NEWARK, NJ — The history of Hispanic Americans in the United States has been "overlooked" at best and "erased" at worst. But the creation of a National Latino Museum would be a big step in the right direction, Sen. Robert Menendez of New Jersey says.


On Tuesday, Menendez, who has an office in Newark and is the highest-ranked Latino in Congress, testified before the Senate Rules Committee in favor of the National Museum of the American Latino Act.


The proposed law would authorize the Smithsonian Institution to create a museum honoring American Latinos. It would also clear the way for the museum to offer grants and educational programs.


The bill gained bipartisan approval and was approved by the House of Representatives in July, but has since stalled in the Senate, although it gained support from New Jersey's other U.S. senator, Cory Booker.


It's not the first time that Menendez has pushed for the project to move forward. In 2008, a 23-member commission was established to study the viability of such a museum. Menendezintroduced legislation to establish a Latino museum in 2011 following the commission's report that determined the museum's creation was indeed feasible.


The senator introduced similar legislation again in 2013, 2016, and 2017 before the current bill was introduced last year. And he hasn't given up the charge.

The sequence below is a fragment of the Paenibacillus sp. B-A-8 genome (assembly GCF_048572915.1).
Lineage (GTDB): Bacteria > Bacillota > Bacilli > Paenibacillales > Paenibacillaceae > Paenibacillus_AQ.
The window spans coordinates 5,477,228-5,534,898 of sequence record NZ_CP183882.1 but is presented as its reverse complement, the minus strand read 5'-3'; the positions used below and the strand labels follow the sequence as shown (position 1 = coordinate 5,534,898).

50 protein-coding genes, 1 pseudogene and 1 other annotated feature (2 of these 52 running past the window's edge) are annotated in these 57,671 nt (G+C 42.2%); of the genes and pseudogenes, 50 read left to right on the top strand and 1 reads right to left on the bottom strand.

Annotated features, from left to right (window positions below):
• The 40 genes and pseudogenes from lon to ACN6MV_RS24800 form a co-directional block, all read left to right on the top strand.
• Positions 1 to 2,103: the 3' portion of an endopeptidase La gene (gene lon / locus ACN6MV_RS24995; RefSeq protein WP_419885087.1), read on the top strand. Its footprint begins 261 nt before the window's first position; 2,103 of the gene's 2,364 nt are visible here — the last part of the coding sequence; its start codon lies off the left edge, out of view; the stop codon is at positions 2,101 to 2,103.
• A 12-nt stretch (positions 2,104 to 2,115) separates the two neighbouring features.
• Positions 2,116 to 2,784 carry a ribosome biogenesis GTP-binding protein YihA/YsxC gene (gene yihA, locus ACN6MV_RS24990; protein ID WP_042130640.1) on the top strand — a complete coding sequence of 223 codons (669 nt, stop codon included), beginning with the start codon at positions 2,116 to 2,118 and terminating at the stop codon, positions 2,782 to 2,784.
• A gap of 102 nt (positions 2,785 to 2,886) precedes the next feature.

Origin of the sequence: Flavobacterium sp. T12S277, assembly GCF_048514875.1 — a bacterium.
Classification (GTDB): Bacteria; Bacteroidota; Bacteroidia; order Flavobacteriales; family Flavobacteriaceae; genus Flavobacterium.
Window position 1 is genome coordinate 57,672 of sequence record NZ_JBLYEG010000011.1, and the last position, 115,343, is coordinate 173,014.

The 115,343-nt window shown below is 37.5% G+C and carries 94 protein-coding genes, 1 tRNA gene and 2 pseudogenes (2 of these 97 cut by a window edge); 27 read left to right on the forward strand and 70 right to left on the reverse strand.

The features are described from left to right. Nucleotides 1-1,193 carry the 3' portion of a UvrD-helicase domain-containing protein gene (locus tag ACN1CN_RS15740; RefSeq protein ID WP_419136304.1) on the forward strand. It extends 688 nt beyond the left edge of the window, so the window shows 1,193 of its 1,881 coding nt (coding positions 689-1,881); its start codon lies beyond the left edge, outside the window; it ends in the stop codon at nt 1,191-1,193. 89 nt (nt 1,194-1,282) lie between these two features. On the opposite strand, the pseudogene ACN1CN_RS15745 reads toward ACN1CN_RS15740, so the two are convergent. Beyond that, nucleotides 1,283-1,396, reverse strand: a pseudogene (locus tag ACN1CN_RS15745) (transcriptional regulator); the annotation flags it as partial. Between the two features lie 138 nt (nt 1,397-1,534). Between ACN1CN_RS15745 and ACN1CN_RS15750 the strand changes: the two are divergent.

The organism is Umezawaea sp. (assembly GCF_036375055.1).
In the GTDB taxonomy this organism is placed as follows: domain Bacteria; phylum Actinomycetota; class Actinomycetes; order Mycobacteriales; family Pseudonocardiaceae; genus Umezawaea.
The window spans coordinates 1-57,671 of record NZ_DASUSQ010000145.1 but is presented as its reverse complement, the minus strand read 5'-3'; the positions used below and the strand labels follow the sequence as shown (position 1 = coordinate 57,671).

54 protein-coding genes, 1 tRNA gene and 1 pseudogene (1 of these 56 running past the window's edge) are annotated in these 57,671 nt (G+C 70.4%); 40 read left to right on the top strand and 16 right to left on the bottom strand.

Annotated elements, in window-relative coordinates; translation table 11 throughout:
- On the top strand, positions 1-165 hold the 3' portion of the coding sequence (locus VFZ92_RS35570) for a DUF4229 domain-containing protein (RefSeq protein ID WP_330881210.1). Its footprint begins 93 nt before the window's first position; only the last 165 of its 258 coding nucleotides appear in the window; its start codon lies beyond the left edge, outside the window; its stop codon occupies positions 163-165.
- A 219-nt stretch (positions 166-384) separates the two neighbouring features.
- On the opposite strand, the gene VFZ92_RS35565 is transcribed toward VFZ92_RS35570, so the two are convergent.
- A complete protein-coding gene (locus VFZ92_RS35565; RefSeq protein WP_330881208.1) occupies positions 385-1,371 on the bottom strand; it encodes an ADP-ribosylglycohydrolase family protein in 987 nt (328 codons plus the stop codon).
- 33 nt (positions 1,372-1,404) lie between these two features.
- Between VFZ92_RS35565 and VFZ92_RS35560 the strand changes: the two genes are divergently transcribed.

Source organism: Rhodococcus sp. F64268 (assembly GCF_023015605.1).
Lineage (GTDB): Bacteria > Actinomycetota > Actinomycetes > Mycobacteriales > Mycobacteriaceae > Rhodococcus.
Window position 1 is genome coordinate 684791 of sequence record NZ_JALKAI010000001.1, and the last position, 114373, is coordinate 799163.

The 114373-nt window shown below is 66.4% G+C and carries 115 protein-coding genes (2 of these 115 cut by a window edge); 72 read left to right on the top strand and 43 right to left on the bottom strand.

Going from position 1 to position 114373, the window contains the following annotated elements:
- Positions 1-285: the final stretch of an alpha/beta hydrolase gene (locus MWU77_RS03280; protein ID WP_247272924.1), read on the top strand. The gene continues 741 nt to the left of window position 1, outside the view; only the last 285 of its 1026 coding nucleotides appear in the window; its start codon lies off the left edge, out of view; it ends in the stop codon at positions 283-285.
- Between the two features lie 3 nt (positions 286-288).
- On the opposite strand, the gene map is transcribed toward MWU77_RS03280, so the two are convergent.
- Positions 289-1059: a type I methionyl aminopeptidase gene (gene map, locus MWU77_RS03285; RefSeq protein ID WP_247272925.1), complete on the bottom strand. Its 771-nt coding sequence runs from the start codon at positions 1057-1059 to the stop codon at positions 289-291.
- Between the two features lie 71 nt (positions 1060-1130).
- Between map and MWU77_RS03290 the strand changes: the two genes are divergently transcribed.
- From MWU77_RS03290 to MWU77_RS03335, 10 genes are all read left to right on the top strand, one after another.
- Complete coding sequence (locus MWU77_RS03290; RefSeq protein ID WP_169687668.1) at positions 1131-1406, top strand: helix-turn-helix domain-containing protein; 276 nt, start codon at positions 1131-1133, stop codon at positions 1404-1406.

"I firmly believe that it's time that Hispanic Americans get their own world-class museum on the National Mall, built and administered to the standards that only the Smithsonian Institution can uphold," Menendez told the committee on Tuesday.


"Now is the time for this Congress to finish what it started almost two decades ago," Menendezcontinued. "No one can deny that the 60 million Latino Americans living in this country will continue to shape America's future, just as we have shaped America's past. From day one, Hispanics have shaped this nation in countless ways – as military leaders, as pioneers in business and the arts, as activists and elected officials. Yet, the history and contributions of Hispanic Americans to the United States since its inception have been at-best overlooked and at-worst, erased."